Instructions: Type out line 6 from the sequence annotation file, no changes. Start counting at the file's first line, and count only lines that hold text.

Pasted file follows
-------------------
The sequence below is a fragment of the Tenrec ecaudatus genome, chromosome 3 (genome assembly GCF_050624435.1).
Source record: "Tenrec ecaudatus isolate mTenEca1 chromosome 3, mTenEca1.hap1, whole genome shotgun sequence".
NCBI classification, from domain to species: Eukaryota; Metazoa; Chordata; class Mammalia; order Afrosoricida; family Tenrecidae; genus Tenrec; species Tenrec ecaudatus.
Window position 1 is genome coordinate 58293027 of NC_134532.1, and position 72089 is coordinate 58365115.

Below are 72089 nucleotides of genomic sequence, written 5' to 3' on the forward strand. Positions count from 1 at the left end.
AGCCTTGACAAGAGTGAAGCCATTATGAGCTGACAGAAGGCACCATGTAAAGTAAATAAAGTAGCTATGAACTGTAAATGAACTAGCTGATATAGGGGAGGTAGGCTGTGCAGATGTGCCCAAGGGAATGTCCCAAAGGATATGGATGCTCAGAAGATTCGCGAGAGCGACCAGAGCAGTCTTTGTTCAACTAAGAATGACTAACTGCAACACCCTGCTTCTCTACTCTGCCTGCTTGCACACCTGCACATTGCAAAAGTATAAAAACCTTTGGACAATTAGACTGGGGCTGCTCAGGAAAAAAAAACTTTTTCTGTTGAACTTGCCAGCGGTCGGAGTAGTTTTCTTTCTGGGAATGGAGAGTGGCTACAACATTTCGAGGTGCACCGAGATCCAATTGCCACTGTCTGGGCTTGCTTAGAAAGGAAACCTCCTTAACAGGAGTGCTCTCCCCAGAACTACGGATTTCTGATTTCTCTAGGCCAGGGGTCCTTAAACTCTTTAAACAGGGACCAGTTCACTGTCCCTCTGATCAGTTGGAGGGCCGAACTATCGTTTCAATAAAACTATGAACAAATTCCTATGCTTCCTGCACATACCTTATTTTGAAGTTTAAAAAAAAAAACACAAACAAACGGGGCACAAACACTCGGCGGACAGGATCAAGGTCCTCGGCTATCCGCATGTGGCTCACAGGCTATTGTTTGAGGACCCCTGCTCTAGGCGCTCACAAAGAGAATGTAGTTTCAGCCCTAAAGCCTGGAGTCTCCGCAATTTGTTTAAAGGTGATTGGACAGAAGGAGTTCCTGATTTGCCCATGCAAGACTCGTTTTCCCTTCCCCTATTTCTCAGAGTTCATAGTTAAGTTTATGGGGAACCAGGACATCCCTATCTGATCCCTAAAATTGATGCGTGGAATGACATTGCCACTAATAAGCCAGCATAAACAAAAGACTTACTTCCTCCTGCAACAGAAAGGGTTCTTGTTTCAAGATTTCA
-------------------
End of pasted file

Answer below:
AGCCTTGACAAGAGTGAAGCCATTATGAGCTGACAGAAGGCACCATGTAAAGTAAATAAAGTAGCTATGAACTGTAAATGAACTAGCTGATATAGGGGAGGTAGGCTGTGCAGATGTGCCCAAGGGAATGTCCCAAAGGATATGGATGCTCAGAAGATTCGCGAGAGCGACCAGAGCAGTCTTTGTTCAACTAAGAATGACTAACTGCAACACCCTGCTTCTCTACTCTGCCTGCTTGCACACCTGCACATTGCAAAAGTATAAAAACCTTTGGACAATTAGACTGGGGCTGCTCAGGAAAAAAAAACTTTTTCTGTTGAACTTGCCAGCGGTCGGAGTAGTTTTCTTTCTGGGAATGGAGAGTGGCTACAACATTTCGAGGTGCACCGAGATCCAATTGCCACTGTCTGGGCTTGCTTAGAAAGGAAACCTCCTTAACAGGAGTGCTCTCCCCAGAACTACGGATTTCTGATTTCTCTAGGCCAGGGGTCCTTAAACTCTTTAAACAGGGACCAGTTCACTGTCCCTCTGATCAGTTGGAGGGCCGAACTATCGTTTCAATAAAACTATGAACAAATTCCTATGCTTCCTGCACATACCTTATTTTGAAGTTTAAAAAAAAAAACACAAACAAACGGGGCACAAACACTCGGCGGACAGGATCAAGGTCCTCGGCTATCCGCATGTGGCTCACAGGCTATTGTTTGAGGACCCCTGCTCTAGGCGCTCACAAAGAGAATGTAGTTTCAGCCCTAAAGCCTGGAGTCTCCGCAATTTGTTTAAAGGTGATTGGACAGAAGGAGTTCCTGATTTGCCCATGCAAGACTCGTTTTCCCTTCCCCTATTTCTCAGAGTTCATAGTTAAGTTTATGGGGAACCAGGACATCCCTATCTGATCCCTAAAATTGATGCGTGGAATGACATTGCCACTAATAAGCCAGCATAAACAAAAGACTTACTTCCTCCTGCAACAGAAAGGGTTCTTGTTTCAAGATTTCA